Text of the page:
DPP v Kelly
 IECCA 14
THE COURT OF CRIMINAL APPEAL
DPP V DILLON UNREP CCA 17.12.2003 2003/15/3271
DPP V M
DPP V CUNNINGHAM 2002 2 1R 712
COURTS OF JUSTICE ACT 1924 S34
CRIMINAL JUSTICE ACT 1964 S4
O'MALLEY SENTENCING LAW AND PRACTICE 2000 ED
DPP V BOTHA UNREP CCA 19.1.2004
HEALY, STATE V DONOGHUE
AG, PEOPLE V O'DRISCOLL 1972 1 FREWEN 351
DPP V M
DPP V MCAULEY & WALSH
This is the applicant's application for leave to appeal against a sentence of fourteen years imprisonment imposed on him for manslaughter. The application is somewhat unusual in the sense that it features what is alleged to be a pure error of principle, that is to say the explicit expounding of an approach to sentencing which is admirably clear and transparent but which Mr. McEntee says is wrong and unwarranted in law. Both sides are agreed that that approach is set out at pages 34 and 35 of the transcript of the sentencing hearing of the 18th February, 2003. There the learned trial judge is recorded as saying the following:-
"… there now appears to be a somewhat total lack of regard or value placed on human life and far too many in our society seem all too ready to resort to the use of knives or other sharp instruments in the course of disputes with their fellow man. I am not taking into account newspaper reports that one might see on this but one only has to look at the cases coming before this Court and other courts to see that that is the position. A halt must be called to this type of conduct and deterrent sentences must be imposed in cases involving death and serious injury on the use of knives in the hope that such a halt will be effected. The penalty permissible for manslaughter is life imprisonment and in a case such as this one I consider that a sentence of not less than twenty years is appropriate. That however is not the end of the matter, I must evenly balance the rights of society and your rights and having determined what I consider to be the appropriate sentence for the particular offence or crime I must look to your personal circumstances and see what mitigating factors if any there are that would render it inappropriate for me to impose a sentence of twenty years and would render it appropriate for me to impose a lesser sentence upon you".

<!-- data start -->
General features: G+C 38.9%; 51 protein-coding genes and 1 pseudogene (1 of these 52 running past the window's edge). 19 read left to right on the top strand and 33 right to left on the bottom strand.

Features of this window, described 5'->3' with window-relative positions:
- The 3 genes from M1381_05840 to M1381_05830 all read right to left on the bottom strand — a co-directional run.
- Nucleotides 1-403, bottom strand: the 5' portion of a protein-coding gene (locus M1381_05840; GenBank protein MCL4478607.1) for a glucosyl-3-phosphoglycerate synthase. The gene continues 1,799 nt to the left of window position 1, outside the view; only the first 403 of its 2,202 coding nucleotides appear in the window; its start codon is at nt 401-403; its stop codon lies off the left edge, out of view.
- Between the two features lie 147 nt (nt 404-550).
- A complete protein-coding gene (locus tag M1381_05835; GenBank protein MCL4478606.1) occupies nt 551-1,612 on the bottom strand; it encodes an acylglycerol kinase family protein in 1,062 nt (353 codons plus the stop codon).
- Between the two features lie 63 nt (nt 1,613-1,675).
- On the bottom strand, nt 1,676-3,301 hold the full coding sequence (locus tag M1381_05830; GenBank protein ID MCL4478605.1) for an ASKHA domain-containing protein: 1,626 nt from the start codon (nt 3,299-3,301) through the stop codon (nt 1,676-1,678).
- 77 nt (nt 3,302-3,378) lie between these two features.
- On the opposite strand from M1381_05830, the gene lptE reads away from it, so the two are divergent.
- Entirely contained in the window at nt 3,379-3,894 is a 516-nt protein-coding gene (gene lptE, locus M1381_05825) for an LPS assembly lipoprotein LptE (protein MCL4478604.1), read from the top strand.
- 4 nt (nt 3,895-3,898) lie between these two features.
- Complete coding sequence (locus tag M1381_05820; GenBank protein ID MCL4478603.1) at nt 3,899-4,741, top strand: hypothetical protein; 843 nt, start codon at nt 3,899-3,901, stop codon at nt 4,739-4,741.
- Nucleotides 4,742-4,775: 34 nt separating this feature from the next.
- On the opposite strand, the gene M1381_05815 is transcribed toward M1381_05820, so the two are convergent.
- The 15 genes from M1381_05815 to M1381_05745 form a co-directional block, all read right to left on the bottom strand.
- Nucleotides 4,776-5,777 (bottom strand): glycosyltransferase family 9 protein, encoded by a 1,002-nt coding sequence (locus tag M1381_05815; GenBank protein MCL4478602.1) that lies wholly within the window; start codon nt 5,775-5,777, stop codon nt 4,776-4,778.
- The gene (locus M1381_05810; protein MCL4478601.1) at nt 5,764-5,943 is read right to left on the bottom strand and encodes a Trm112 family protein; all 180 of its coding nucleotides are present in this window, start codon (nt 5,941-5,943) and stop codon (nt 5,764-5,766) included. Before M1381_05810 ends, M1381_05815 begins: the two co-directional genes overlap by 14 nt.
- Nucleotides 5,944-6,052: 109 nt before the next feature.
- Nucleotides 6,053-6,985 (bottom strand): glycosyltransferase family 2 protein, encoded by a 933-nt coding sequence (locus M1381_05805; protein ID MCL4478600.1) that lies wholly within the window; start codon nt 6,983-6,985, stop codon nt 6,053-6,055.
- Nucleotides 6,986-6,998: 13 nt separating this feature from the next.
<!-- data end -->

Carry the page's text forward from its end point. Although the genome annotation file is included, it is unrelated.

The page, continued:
The mitigating factors are then discussed.
Mr. McEntee says that this approach is quite wrong in principle. He says that it amounts to the positing of a minimum sentence for this offence where none has been laid down by the Legislature. He refers us to the case of theDPP v. John Dillon (unreported Court of Criminal Appeal, 17th December, 2003) a judgment of this Court on the 17th December, 2003 where the trial judge (as Mr. O'Connell points out, the same learned trial judge) said:-
"The maximum permissible sentence for manslaughter is life but I do not consider life to be the appropriate sentence. In my view however where a knife is used and life is taken the minimum sentence upon trial and conviction by a jury is twenty years and that would seem to be the appropriate sentence without having regard to your particular circumstances".
"The trial judge did then go on and take into account in an exemplary judgment the various matters which constituted the particular circumstances of Mr. Dillon's case. However it seems to this Court that he erred seriously in principle. First of all by saying that there was a minimum sentence of twenty years which seems totally wrong in principle no matter what the offence or what the circumstance".
Mr. O'Connell concedes that if we are to follow theDillon case that this sentence must be regarded as wrong in principle. He urges however on behalf of the Director that the approach which was taken is mandated by the decision of the Supreme Court in The DPP v. M  3 IR at 306. He quotes from that judgment a passage which is the penultimate sentence in the judgment of Mr. Justice Egan. The paragraph reads as follows :-
"It must be remembered also that a reduction in mitigation is not always to be calculated in direct regard to the maximum sentence applicable. One should look first at the range of penalties applicable to the offence and then decide whereabouts on the range the particular case should lie. The mitigating circumstances should then be looked at and an appropriate reduction made".